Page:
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#69 Among Others by Jo Walton

Mori is an awkward teenage girl living in Wales in the 1970s. She spends much of her time reading science fiction and fantasy AmongOthersbook, but her own life is not without it's fantastic elements. She regularly communes with the local fairy population and has even performed a few works of magic herself. But Mori also knows about the dark side of magic. She remembers the dark powers that her mother embraced, resulting in the death of Mori's twin sister. Now Mori has been sent to be raised by her estranged father, and live in a boarding school where her classmates tease her. Again she turns to reading to escape, but it may be through her love of literature that she learns to connect with others gain.

Among Others is the most recent winner of the Nebula Award, and it didn't take me long to understand what the fuss was all about. Among Others an atypical fantasy book, a story about what happens after the evil overlord is pushed back and our hero must live with the results. Here, magic and fantastical events are mostly pushed to the background, and the story turns to the daily life and reflections of a teenage girl who loves to read. It ended up reminding me a lot of another novel I've read, Tam Lin by Pamela Dean, and like Tam Lin I can see why this book could be rather divisive.

Although some readers may find themselves put off by the sedate pace, and emphasis or realism over fantasy (it is, after all, not what readers typically look for while picking up a fantasy book), I found myself pulled in by the character of Mori. Having once been a teenage girl who escaped from the at times overwhelming world through fiction, I could relate very well to Mori as a character, and I found her voice to be, at times, quite lovely. I also really enjoyed the emphasis the novel has on the (often complex) relationships that we find ourselves in with our family, friends, and others (perhaps the true meaning of the title Among Others?). That the novel possesses lengthily explanations of Mori's family tree seems a little strange a first, but the space she dedicates her her journal to documenting her family only emphasizes the importance they hold in her life. The novel also looks beyond family relationships to include those with her classmates, friends she meets through a local book club, and eventually romance. Much like real life, these relationships vary from very warm, to cold and award, to antagonistic.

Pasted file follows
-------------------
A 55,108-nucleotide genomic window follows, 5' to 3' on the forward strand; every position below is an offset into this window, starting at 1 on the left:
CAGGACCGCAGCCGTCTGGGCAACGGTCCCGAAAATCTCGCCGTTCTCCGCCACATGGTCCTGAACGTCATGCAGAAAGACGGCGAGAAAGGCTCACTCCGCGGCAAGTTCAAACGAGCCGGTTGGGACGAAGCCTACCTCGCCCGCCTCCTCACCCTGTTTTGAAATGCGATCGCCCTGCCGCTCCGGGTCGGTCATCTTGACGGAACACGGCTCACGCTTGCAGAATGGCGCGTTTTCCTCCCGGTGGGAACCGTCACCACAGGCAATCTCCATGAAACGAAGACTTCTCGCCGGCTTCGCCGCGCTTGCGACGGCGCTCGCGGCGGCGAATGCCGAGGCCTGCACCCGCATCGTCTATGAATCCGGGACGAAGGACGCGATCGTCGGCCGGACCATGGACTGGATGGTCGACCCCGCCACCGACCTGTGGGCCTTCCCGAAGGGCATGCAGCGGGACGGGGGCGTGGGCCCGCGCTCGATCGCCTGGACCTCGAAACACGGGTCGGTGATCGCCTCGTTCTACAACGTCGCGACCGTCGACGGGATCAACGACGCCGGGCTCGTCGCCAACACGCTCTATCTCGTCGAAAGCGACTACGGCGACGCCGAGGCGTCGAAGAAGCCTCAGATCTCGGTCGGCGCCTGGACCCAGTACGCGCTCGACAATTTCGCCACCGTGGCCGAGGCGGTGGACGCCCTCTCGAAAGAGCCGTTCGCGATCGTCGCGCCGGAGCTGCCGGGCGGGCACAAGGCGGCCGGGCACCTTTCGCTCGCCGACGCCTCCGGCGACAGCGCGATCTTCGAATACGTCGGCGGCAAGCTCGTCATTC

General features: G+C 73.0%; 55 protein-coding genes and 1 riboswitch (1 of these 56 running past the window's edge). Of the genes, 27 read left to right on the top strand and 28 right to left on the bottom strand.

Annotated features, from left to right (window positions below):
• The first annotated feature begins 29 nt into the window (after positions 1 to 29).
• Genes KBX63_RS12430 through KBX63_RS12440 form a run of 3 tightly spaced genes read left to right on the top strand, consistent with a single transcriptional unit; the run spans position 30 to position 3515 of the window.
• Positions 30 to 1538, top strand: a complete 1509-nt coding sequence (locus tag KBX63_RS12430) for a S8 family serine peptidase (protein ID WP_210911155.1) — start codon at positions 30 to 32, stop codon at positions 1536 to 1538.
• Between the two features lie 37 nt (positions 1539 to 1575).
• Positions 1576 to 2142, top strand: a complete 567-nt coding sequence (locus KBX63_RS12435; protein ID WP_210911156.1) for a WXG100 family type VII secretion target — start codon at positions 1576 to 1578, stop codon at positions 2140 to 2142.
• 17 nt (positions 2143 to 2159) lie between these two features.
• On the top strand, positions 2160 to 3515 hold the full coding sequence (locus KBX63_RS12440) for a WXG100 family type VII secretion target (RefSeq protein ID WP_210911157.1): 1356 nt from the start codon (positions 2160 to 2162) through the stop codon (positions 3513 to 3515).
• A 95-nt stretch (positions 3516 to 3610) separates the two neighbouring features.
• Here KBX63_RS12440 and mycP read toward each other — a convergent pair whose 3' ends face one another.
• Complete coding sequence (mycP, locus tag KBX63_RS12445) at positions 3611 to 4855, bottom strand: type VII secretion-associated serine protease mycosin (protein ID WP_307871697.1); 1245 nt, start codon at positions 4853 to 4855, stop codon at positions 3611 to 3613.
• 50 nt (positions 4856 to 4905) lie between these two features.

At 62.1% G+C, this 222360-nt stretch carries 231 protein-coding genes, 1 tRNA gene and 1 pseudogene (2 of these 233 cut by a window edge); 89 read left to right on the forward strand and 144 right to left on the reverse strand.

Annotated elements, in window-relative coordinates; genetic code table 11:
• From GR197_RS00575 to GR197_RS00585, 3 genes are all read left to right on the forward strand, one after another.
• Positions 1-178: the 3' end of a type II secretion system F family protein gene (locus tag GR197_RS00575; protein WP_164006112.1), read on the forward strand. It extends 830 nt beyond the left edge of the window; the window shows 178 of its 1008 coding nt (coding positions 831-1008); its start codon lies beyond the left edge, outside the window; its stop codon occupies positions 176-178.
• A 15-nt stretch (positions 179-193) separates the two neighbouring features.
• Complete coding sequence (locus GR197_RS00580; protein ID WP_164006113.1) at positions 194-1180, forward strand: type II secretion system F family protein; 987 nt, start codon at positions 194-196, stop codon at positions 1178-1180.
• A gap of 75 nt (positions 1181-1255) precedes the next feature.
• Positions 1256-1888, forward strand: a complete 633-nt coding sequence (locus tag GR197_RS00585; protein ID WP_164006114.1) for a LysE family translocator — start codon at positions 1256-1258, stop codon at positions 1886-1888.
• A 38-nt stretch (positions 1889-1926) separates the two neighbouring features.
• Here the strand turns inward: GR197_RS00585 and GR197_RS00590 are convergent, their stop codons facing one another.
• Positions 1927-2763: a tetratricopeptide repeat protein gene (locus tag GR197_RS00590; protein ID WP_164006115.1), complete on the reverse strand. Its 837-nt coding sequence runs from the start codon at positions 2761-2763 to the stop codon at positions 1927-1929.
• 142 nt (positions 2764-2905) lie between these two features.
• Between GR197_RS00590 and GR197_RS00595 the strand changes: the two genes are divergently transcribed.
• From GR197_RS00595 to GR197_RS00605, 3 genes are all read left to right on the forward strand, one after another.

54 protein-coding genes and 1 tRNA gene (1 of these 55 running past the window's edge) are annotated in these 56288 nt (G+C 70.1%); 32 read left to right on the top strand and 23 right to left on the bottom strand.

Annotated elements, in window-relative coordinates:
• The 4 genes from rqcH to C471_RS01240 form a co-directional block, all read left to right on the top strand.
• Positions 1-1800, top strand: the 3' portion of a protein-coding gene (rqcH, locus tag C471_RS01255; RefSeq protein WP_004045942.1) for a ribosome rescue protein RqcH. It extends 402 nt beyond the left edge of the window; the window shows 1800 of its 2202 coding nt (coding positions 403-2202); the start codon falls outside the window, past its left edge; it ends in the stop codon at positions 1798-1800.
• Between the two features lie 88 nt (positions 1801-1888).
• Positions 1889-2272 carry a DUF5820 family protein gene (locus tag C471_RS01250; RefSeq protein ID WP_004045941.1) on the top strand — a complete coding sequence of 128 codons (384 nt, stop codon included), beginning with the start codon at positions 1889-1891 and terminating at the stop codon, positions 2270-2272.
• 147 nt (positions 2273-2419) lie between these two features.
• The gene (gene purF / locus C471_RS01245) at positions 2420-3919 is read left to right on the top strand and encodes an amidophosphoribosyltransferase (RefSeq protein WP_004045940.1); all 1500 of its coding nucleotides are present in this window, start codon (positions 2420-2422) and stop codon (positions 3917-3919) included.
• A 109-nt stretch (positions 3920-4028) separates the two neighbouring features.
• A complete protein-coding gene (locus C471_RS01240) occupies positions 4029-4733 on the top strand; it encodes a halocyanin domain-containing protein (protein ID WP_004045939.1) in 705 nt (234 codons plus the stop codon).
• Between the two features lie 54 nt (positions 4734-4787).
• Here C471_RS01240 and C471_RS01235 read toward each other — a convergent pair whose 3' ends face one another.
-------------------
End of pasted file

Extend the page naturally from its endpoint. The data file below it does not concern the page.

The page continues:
Among Others is a lovely character focused book where fantasy takes back seat to the daily life of Mori, the books she loves, and the people she interacts with. Although I found the ending to be a little anti-climatic, I thoroughly enjoyed this book, and would recommend it to others looking for a more gently paced fantasy novel.

Rating: four and a half stars
Length: 302 pages
Source: Lewiston Public Library
Other books I've read by this author: Farthing

Next I will be reviewing Batwoman, Vol 1: Hydrology by JH Williams and Hayden Blackman and Elizabeth and Mary: Cousins, Rivals, Queens by Jane Dunn

xposted to temporaryworldsbookish, and goodreads

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